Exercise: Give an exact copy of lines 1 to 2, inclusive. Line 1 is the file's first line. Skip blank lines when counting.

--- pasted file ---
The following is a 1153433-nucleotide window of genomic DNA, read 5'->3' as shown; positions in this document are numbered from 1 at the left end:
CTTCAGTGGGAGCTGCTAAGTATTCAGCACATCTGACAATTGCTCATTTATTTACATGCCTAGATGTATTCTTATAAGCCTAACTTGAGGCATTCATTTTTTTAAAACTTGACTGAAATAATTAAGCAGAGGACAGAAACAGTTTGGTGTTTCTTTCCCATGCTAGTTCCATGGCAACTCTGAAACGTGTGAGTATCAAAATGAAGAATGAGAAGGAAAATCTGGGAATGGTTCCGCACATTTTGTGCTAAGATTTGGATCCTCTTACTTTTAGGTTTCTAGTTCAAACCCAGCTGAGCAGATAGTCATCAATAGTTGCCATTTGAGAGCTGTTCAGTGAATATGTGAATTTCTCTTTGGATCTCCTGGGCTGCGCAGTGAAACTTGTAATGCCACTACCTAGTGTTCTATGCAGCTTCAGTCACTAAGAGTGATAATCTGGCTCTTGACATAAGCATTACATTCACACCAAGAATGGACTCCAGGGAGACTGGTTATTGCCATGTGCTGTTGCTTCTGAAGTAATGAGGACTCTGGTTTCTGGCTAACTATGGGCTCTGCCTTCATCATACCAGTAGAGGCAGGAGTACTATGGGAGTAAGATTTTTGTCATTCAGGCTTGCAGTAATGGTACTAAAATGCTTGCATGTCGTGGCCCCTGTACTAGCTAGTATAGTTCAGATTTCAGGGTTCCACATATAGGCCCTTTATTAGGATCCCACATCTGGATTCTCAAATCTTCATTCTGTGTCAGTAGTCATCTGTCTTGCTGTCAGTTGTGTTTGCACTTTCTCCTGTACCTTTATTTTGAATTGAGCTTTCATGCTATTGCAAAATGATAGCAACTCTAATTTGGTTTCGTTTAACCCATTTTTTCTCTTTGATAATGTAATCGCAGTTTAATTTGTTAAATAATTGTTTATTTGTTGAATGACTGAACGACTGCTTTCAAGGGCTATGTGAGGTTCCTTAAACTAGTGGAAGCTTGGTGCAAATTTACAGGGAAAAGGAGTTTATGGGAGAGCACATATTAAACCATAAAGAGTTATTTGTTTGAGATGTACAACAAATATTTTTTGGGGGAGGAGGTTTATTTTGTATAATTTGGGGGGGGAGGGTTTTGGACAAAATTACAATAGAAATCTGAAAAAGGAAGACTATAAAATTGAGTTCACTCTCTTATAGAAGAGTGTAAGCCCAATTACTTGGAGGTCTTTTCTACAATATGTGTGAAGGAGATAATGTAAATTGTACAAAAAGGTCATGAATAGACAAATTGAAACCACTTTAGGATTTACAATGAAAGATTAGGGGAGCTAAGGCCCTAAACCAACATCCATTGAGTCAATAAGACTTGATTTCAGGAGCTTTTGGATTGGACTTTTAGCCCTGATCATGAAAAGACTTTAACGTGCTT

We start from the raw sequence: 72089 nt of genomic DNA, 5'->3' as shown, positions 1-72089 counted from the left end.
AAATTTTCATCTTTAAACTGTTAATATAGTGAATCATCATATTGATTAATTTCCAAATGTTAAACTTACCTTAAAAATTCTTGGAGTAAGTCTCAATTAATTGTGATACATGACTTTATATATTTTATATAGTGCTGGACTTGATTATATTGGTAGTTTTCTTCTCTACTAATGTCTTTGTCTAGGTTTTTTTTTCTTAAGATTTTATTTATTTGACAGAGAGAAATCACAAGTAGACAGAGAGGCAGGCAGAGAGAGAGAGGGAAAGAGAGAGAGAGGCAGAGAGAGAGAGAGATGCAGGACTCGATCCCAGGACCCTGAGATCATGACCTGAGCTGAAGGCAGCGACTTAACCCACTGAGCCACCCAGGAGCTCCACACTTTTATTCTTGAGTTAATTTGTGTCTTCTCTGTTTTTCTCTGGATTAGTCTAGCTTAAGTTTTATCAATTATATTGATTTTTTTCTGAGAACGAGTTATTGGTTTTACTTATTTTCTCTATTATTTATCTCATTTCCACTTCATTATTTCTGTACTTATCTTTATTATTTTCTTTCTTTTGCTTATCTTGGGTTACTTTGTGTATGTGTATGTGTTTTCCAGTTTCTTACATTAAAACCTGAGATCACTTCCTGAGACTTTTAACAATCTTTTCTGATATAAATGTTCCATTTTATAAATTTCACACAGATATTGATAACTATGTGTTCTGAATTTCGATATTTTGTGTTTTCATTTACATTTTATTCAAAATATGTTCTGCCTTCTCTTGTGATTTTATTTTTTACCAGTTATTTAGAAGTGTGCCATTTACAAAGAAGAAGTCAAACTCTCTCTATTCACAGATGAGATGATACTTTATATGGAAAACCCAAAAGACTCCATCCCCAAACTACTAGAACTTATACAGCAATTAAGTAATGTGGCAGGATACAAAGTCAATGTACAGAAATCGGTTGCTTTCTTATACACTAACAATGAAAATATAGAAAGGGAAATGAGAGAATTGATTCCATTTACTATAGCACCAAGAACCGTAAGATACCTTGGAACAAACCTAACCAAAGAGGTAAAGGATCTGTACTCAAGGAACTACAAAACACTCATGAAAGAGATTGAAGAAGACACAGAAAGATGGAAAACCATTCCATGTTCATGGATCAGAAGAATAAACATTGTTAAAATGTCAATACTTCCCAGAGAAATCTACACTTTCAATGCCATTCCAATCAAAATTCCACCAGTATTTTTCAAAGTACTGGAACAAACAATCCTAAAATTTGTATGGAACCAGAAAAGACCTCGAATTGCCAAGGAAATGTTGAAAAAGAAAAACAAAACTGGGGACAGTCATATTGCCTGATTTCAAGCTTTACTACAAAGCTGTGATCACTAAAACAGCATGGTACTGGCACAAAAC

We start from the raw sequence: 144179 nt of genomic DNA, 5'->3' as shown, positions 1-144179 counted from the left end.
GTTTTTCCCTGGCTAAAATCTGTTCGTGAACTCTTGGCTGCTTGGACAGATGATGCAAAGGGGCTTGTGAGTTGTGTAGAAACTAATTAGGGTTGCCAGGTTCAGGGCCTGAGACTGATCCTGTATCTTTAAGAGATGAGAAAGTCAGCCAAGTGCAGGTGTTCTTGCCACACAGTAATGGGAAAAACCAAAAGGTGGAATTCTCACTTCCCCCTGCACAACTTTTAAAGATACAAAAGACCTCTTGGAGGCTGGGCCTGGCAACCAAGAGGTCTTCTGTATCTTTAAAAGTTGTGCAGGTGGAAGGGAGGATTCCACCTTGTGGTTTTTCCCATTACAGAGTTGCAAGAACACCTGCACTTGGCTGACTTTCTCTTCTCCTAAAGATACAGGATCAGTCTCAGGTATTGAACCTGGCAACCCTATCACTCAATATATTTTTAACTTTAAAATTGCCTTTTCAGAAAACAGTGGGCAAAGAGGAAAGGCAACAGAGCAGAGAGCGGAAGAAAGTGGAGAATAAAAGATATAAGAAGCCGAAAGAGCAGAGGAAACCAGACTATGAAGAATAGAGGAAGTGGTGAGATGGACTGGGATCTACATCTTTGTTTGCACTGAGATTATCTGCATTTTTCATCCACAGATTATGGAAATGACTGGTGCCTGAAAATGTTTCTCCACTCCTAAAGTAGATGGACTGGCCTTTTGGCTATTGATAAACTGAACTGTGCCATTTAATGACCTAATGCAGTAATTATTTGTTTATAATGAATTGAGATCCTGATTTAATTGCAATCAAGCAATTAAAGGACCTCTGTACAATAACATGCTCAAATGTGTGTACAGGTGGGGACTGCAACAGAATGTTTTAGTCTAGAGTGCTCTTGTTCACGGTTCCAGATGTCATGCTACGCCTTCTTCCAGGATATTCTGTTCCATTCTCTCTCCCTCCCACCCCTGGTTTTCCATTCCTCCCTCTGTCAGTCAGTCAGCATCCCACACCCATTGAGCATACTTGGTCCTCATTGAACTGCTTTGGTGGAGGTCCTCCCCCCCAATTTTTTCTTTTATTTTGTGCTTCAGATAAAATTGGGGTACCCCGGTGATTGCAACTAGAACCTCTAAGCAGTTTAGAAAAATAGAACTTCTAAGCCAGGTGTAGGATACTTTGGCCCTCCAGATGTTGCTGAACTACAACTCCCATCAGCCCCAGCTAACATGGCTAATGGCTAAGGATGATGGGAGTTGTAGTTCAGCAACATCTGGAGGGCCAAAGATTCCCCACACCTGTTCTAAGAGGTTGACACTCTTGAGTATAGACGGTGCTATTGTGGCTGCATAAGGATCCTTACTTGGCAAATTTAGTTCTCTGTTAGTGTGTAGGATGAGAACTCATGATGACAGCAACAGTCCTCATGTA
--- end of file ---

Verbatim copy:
The following is a 1153433-nucleotide window of genomic DNA, read 5'->3' as shown; positions in this document are numbered from 1 at the left end:
CTTCAGTGGGAGCTGCTAAGTATTCAGCACATCTGACAATTGCTCATTTATTTACATGCCTAGATGTATTCTTATAAGCCTAACTTGAGGCATTCATTTTTTTAAAACTTGACTGAAATAATTAAGCAGAGGACAGAAACAGTTTGGTGTTTCTTTCCCATGCTAGTTCCATGGCAACTCTGAAACGTGTGAGTATCAAAATGAAGAATGAGAAGGAAAATCTGGGAATGGTTCCGCACATTTTGTGCTAAGATTTGGATCCTCTTACTTTTAGGTTTCTAGTTCAAACCCAGCTGAGCAGATAGTCATCAATAGTTGCCATTTGAGAGCTGTTCAGTGAATATGTGAATTTCTCTTTGGATCTCCTGGGCTGCGCAGTGAAACTTGTAATGCCACTACCTAGTGTTCTATGCAGCTTCAGTCACTAAGAGTGATAATCTGGCTCTTGACATAAGCATTACATTCACACCAAGAATGGACTCCAGGGAGACTGGTTATTGCCATGTGCTGTTGCTTCTGAAGTAATGAGGACTCTGGTTTCTGGCTAACTATGGGCTCTGCCTTCATCATACCAGTAGAGGCAGGAGTACTATGGGAGTAAGATTTTTGTCATTCAGGCTTGCAGTAATGGTACTAAAATGCTTGCATGTCGTGGCCCCTGTACTAGCTAGTATAGTTCAGATTTCAGGGTTCCACATATAGGCCCTTTATTAGGATCCCACATCTGGATTCTCAAATCTTCATTCTGTGTCAGTAGTCATCTGTCTTGCTGTCAGTTGTGTTTGCACTTTCTCCTGTACCTTTATTTTGAATTGAGCTTTCATGCTATTGCAAAATGATAGCAACTCTAATTTGGTTTCGTTTAACCCATTTTTTCTCTTTGATAATGTAATCGCAGTTTAATTTGTTAAATAATTGTTTATTTGTTGAATGACTGAACGACTGCTTTCAAGGGCTATGTGAGGTTCCTTAAACTAGTGGAAGCTTGGTGCAAATTTACAGGGAAAAGGAGTTTATGGGAGAGCACATATTAAACCATAAAGAGTTATTTGTTTGAGATGTACAACAAATATTTTTTGGGGGAGGAGGTTTATTTTGTATAATTTGGGGGGGGAGGGTTTTGGACAAAATTACAATAGAAATCTGAAAAAGGAAGACTATAAAATTGAGTTCACTCTCTTATAGAAGAGTGTAAGCCCAATTACTTGGAGGTCTTTTCTACAATATGTGTGAAGGAGATAATGTAAATTGTACAAAAAGGTCATGAATAGACAAATTGAAACCACTTTAGGATTTACAATGAAAGATTAGGGGAGCTAAGGCCCTAAACCAACATCCATTGAGTCAATAAGACTTGATTTCAGGAGCTTTTGGATTGGACTTTTAGCCCTGATCATGAAAAGACTTTAACGTGCTT